Describes life in United States in the year 1968, including the war in Vietnam, the draft, war protesters, hippies and yippies, the presidential campaign and election, and the assassinations of Martin Luther King, Jr. and Robert Kennedy.
Explores the Cuban Missile Crisis and how that event has sculpted societies, the sciences, and politics.
A look at the causes and global effects of the 1945 atomic bombardment of two Japanese cities, which led to the end of World War II but set the stage for hostilities in the Cold War era.
They went by many names, but the world came to know them best as the Harlem Hellfighters. Two thousand strong, these black Americans from New York picked up brass instruments—under the leadership of famed bandleader and lieutenant James Reese Europe—to take the musical sound of Harlem into the heart of war. From the creators of the 2012 Boston Globe–Horn Book Award Honor Book, And the Soldiers Sang, this remarkable narrative nonfiction rendering of WWI -- and American -- history uses free-verse poetry and captivating art to tell century-old story of hellish combat, racist times, rare courage, and inspired music.
Spark a curiosity for past events with this nonfiction reader focusing on the lives of native people as pioneers began moving westward during the nineteenth century. With the American Indians in the 1800s: Right and Resistance e-Book, students will explore the significant historical events that affected native people, including the Indian Removal Act, the Trail of Tears, the Seminole Wars, Red Cloud's War, the Battle of the Little Bighorn, the Nez Percé War, Wounded Knee, and more. Breathe life into the pages of history with primary source documents that offer significant clues on what life might have been like for American Indians during the 1800s. Authentic artifacts, including maps, government documents, and other primary sources offer an intimate glimpse of what life was like during this era. Students will build content knowledge across geography, history, and other social studies strands, with content that can be leveled for a variety of learning styles, as well as below-level, above-level, and English language learners. This reader contains text features, including captions, bold print, glossary, and index to increase comprehension and academic vocabulary. A "Your Turn!" activity continues to challenge students as they extend their learning. Aligned to McREL, WIDA/TESOL, NCSS/C3 Framework, and other state standards, this text readies students for college and career readiness.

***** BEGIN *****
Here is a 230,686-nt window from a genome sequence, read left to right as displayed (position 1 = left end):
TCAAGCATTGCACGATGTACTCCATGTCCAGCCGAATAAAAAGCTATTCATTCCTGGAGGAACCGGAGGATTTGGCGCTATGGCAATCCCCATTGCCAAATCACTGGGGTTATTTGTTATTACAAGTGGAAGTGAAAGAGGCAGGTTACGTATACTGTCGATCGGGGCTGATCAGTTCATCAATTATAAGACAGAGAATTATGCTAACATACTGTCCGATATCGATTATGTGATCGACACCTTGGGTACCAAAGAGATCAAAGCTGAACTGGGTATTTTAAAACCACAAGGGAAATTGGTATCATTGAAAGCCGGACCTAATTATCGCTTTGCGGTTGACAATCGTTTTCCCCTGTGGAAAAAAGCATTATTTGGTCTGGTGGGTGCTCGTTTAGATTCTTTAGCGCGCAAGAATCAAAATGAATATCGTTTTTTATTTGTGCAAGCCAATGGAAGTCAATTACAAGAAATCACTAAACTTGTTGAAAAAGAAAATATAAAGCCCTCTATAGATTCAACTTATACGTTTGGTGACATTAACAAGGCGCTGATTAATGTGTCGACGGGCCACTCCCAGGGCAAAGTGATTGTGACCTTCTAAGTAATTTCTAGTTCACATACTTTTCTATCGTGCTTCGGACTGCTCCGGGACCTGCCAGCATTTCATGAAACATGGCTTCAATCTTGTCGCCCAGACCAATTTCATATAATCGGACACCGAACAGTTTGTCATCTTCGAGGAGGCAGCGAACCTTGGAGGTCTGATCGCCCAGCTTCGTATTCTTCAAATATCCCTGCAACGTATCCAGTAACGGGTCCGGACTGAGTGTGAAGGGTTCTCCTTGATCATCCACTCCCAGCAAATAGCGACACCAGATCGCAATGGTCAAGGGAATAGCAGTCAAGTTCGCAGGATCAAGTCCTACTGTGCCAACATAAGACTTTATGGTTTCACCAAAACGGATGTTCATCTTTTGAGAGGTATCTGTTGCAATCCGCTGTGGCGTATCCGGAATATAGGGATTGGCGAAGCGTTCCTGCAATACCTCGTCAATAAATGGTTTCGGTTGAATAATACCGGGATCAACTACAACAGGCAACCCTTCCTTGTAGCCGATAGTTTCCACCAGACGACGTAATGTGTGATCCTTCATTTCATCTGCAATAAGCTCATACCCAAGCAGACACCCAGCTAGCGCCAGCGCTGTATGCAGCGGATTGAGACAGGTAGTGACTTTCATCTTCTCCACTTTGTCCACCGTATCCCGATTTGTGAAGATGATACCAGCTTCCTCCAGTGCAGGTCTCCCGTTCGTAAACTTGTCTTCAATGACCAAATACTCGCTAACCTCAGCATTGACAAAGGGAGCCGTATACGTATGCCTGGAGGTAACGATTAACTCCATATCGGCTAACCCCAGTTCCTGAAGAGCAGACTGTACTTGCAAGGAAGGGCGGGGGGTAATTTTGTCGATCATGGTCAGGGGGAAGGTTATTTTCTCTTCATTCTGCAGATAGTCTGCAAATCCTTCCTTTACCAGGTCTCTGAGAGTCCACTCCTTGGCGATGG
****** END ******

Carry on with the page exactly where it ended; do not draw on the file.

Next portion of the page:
With The War of 1812: By the Dawn's Early Light e-Book, students will explore the war that inspired our national anthem. This fascinating nonfiction reader will examine the events that led up to the war and what happened afterwards, including Francis Scott Key penning the iconic "The Star-Spangled Banner." Breathe life into the pages of history with primary source documents that offer significant clues of what America was like during the 1800s. Authentic artifacts, including maps, government documents, and other primary sources offer an intimate glimpse of life during this turbulent time in America's history. Students will build content knowledge across geography, history, and other social studies strands, with content that can be leveled for different types of learners. This reader contains text features, including captions, bold print, glossary, and index to increase comprehension and academic vocabulary. A "Your Turn!" activity continues to challenge students as they extend their learning. Aligned to McREL, WIDA/TESOL, NCSS/C3 Framework, and other state standards, this e-Book readies students for college and career readiness.